• by memnock (466995)

      Bumper sticker:
      "If you think college is expensive, try ignorance."

      I agree that the cost has risen quite steeply. But I think a free-market person would argue that if the degree betters your chance of a higher income, then that shouldn't deter you. Of course, those people are probably done with the little debt they had when college was cheaper and are already rich. They don't realize what that debt is like, as you pointed out, crippling in some cases.

      OTOH, the kids could try to be more reasonable about what

      • Further, I don't know if a college degree is really necessary for a lot of "decent jobs". I know this being a tech site, folks are thinking more from the perspective of high tech industries requiring a lot technical training, but there are other jobs that pay well enough without a lot of school. UPS driver, plumber, firefighter. Having said that, the future of our economy seems to be heading in one of two directions jobs-wise: really technical, well-paying jobs that do require a good deal of school of which there don't seem to be a lot of, or a lot of menial, service jobs that don't pay as well. There'll still be plumbers and firefighters, but I picture big plumbing conglomerates that hire plumbers as contractors who will get crap pay compared to what they used to get when they were independent/proprietors.

        See, this is the thing I've realized after leaving college. Most of the people you meet doing various jobs DO NOT need to have slogged through Shakespeare, the Napoleonic Wars, Partial Differential Equations, etc...

        They only point in having a degree for a great many jobs is to prove that you can learn stuff. Now that everyone has a degree, you look like an idiot if you don't have one. So you have to spend a few years getting one, just to prove that you're OK. The system is completely crazy.

        To compare, here

        • You can't give people IQ tests (or similar) in the US to sort the ones who can hack it from those who can't. You can only give very narrowly-tailored exams regarding the subject of the job itself, which isn't much use when you're hiring apprentice bankers and want to know who will be a good branch manager in a few years. This is a result of Griggs v. Duke Power [wikipedia.org], which like many other civil rights decisions is a very noble attempt to rectify racism that ended up having enormous undesirable consequences for t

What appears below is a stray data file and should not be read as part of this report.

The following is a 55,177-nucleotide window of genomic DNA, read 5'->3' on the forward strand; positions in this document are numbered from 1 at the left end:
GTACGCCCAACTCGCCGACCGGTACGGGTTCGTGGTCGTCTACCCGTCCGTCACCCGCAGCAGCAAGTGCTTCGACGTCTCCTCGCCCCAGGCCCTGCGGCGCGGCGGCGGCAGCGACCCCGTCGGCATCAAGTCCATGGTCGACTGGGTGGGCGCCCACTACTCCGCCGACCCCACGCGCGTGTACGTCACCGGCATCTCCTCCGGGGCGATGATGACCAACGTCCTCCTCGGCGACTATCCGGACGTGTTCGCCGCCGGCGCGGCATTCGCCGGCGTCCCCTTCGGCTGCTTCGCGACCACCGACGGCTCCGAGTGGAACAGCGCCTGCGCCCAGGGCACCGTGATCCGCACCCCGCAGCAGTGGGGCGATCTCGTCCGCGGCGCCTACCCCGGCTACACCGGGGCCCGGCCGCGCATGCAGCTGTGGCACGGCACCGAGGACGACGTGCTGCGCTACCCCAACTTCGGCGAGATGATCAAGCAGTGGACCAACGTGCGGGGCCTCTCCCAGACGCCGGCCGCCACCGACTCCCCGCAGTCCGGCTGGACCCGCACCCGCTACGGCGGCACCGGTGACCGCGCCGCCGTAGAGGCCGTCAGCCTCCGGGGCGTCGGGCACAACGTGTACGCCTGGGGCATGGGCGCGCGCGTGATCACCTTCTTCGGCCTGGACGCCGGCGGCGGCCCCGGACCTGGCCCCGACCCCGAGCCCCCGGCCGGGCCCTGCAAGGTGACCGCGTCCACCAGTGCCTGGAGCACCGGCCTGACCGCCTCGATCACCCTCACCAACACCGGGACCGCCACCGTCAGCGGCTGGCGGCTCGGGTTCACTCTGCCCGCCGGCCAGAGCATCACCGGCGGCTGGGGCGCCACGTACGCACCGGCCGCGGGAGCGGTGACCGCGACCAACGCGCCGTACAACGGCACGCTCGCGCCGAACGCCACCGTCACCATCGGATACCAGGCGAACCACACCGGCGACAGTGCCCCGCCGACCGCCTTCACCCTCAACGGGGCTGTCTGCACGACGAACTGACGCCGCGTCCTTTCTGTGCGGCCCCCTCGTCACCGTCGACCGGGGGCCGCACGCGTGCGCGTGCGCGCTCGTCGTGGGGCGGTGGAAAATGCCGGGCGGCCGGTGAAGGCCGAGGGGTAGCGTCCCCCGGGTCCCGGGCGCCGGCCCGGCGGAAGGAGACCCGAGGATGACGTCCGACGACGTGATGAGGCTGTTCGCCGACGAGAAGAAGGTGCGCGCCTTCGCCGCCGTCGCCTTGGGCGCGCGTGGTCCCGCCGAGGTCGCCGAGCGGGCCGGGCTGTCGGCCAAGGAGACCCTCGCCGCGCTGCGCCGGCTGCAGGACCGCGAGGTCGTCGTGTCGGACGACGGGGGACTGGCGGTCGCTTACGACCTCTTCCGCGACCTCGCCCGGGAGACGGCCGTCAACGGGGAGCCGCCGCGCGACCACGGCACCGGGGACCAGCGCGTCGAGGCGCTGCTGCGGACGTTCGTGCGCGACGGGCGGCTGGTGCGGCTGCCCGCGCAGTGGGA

• by Ironchew (1069966)

      Between tuition hikes at private schools and public universities, and the concerted push to dismantle public education in the U.S. ever since the 1980s...well, there was a reason the U.S. started the public school system in the first place and decided to educate everybody instead of leaving such an institution wholly to the market. I fear the rich will have to rediscover the situation they were in with a massive uneducated population before they stop this downward spiral.

    • by Chrisq (894406)

      I really feel sorry for kids today. It wasn't that long ago that I went to college. And tuition has almost tripled at my old school since then (while incomes have barely budged).

      I echo the feeling but in my case the fees have increased by an infinite multiple. From zero to £9,000 (US $14,000) per year. Really, I don't think that degree/non-degree salary differentials make it worth while in the UK.

    • Sadly this rise has happened in a time when it has become almost essential to get a college degree if you want any kind of decent job.